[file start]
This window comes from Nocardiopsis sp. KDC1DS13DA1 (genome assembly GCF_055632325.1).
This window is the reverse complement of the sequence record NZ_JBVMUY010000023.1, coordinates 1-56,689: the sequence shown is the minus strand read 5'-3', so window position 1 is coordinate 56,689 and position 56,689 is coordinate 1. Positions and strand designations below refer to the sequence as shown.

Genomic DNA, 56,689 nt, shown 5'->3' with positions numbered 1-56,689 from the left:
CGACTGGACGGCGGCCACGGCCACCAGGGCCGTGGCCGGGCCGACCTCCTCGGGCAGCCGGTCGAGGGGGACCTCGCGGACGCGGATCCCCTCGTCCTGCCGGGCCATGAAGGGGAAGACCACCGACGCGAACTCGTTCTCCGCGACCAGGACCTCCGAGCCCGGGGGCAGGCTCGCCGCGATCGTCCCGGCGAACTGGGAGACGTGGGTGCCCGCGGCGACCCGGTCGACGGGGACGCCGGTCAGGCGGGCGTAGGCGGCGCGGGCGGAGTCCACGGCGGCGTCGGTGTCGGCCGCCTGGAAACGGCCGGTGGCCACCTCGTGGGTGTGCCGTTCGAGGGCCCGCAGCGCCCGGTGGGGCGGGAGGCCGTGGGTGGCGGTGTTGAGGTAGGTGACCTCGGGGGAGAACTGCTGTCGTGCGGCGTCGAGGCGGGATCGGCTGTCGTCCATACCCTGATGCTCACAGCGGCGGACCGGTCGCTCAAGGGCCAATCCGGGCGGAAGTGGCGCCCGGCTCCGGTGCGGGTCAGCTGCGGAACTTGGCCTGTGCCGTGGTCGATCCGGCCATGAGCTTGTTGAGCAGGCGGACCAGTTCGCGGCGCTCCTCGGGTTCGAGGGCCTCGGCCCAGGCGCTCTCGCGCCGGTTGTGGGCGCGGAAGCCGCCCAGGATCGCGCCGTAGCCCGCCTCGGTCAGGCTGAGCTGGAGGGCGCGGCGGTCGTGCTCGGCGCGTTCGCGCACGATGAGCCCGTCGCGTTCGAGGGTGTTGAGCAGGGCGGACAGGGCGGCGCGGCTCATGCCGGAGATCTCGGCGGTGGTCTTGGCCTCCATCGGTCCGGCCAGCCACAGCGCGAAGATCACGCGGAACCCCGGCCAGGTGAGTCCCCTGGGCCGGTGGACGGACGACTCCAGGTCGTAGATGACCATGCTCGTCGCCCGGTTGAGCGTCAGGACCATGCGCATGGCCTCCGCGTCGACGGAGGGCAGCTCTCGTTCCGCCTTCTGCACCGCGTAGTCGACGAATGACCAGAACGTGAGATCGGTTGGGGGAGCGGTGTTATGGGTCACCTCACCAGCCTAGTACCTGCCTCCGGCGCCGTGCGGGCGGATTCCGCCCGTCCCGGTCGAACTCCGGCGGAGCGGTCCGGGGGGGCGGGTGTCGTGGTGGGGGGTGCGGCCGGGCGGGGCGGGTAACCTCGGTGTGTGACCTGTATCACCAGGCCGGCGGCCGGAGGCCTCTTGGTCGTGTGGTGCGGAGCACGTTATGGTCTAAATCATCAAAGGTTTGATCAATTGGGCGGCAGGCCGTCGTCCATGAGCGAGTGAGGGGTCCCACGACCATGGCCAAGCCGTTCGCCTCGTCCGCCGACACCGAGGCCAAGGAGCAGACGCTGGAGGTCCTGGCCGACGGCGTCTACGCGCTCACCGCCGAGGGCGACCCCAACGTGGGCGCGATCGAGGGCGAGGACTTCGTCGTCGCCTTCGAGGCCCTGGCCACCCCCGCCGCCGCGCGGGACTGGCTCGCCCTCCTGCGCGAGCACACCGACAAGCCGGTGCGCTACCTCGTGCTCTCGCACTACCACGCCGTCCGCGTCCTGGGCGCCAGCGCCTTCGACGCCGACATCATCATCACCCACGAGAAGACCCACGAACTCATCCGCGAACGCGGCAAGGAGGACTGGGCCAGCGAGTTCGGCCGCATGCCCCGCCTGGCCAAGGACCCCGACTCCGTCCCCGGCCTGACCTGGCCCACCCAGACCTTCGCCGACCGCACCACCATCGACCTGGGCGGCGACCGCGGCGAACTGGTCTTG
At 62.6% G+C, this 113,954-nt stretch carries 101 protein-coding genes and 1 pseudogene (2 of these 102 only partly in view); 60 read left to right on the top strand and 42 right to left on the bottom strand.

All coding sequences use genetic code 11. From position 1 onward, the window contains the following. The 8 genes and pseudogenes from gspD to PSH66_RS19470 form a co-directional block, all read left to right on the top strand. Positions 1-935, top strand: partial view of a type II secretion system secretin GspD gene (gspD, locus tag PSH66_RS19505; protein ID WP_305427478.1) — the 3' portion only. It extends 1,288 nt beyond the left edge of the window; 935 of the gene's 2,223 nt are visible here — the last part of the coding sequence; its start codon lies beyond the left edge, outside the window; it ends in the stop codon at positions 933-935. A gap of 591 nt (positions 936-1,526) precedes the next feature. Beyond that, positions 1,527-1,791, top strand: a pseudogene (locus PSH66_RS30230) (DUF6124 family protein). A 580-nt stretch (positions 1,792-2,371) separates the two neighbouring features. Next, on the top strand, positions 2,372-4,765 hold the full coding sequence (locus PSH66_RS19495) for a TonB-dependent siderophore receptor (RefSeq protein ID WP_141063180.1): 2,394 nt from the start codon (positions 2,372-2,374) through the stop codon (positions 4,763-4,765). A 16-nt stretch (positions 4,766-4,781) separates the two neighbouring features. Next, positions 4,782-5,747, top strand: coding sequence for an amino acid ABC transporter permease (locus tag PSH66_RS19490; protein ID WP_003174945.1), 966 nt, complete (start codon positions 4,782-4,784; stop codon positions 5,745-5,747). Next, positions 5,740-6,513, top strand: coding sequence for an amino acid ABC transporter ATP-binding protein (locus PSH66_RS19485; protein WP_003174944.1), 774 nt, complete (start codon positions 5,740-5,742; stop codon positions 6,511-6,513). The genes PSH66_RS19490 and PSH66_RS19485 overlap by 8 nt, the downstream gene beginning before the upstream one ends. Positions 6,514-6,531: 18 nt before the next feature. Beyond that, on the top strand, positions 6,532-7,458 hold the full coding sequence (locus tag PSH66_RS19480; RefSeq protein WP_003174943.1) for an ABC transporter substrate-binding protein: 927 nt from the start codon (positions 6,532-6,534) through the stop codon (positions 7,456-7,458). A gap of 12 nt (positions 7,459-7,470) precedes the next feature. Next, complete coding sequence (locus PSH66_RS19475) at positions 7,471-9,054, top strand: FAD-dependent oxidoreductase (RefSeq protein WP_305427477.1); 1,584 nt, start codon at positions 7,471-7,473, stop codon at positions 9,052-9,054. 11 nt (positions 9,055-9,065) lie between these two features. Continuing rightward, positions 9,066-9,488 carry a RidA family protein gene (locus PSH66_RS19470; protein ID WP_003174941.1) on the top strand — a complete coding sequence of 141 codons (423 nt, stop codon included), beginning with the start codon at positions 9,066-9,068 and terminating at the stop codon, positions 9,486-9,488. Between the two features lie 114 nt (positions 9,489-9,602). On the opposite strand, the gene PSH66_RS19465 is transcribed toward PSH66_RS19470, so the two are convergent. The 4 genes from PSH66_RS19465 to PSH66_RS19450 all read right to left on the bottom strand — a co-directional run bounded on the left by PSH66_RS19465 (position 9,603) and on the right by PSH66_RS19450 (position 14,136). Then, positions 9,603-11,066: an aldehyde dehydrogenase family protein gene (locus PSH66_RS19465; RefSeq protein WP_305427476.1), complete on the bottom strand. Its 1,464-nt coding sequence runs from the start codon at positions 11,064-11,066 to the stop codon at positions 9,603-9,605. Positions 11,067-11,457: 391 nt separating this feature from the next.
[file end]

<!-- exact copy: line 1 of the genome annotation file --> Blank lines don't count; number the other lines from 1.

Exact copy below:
This window comes from Nocardiopsis sp. KDC1DS13DA1 (genome assembly GCF_055632325.1).